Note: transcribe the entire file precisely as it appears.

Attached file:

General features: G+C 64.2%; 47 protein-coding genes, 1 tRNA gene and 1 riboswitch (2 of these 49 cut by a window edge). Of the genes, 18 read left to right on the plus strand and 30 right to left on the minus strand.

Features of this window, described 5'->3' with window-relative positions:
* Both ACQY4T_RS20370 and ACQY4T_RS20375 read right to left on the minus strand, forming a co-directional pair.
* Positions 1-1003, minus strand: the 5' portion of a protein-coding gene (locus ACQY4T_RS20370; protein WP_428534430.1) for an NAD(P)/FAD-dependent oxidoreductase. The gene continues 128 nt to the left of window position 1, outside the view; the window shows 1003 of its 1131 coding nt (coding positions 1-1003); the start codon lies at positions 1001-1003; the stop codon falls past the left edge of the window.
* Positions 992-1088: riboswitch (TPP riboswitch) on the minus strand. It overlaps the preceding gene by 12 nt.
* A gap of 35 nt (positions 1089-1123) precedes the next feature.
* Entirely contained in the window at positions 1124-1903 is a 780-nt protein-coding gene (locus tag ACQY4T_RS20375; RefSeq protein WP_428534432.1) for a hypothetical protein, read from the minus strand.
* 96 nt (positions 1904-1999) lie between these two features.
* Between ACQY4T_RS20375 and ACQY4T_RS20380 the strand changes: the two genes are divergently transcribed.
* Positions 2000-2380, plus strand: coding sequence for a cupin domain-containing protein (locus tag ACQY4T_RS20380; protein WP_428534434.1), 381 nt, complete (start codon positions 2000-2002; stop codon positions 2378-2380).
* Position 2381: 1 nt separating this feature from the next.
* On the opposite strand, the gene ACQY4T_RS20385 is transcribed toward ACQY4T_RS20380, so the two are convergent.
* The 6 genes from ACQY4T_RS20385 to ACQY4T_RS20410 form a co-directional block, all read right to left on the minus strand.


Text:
General features: G+C 64.2%; 47 protein-coding genes, 1 tRNA gene and 1 riboswitch (2 of these 49 cut by a window edge). Of the genes, 18 read left to right on the plus strand and 30 right to left on the minus strand.

Features of this window, described 5'->3' with window-relative positions:
* Both ACQY4T_RS20370 and ACQY4T_RS20375 read right to left on the minus strand, forming a co-directional pair.
* Positions 1-1003, minus strand: the 5' portion of a protein-coding gene (locus ACQY4T_RS20370; protein WP_428534430.1) for an NAD(P)/FAD-dependent oxidoreductase. The gene continues 128 nt to the left of window position 1, outside the view; the window shows 1003 of its 1131 coding nt (coding positions 1-1003); the start codon lies at positions 1001-1003; the stop codon falls past the left edge of the window.
* Positions 992-1088: riboswitch (TPP riboswitch) on the minus strand. It overlaps the preceding gene by 12 nt.
* A gap of 35 nt (positions 1089-1123) precedes the next feature.
* Entirely contained in the window at positions 1124-1903 is a 780-nt protein-coding gene (locus tag ACQY4T_RS20375; RefSeq protein WP_428534432.1) for a hypothetical protein, read from the minus strand.
* 96 nt (positions 1904-1999) lie between these two features.
* Between ACQY4T_RS20375 and ACQY4T_RS20380 the strand changes: the two genes are divergently transcribed.
* Positions 2000-2380, plus strand: coding sequence for a cupin domain-containing protein (locus tag ACQY4T_RS20380; protein WP_428534434.1), 381 nt, complete (start codon positions 2000-2002; stop codon positions 2378-2380).
* Position 2381: 1 nt separating this feature from the next.
* On the opposite strand, the gene ACQY4T_RS20385 is transcribed toward ACQY4T_RS20380, so the two are convergent.
* The 6 genes from ACQY4T_RS20385 to ACQY4T_RS20410 form a co-directional block, all read right to left on the minus strand.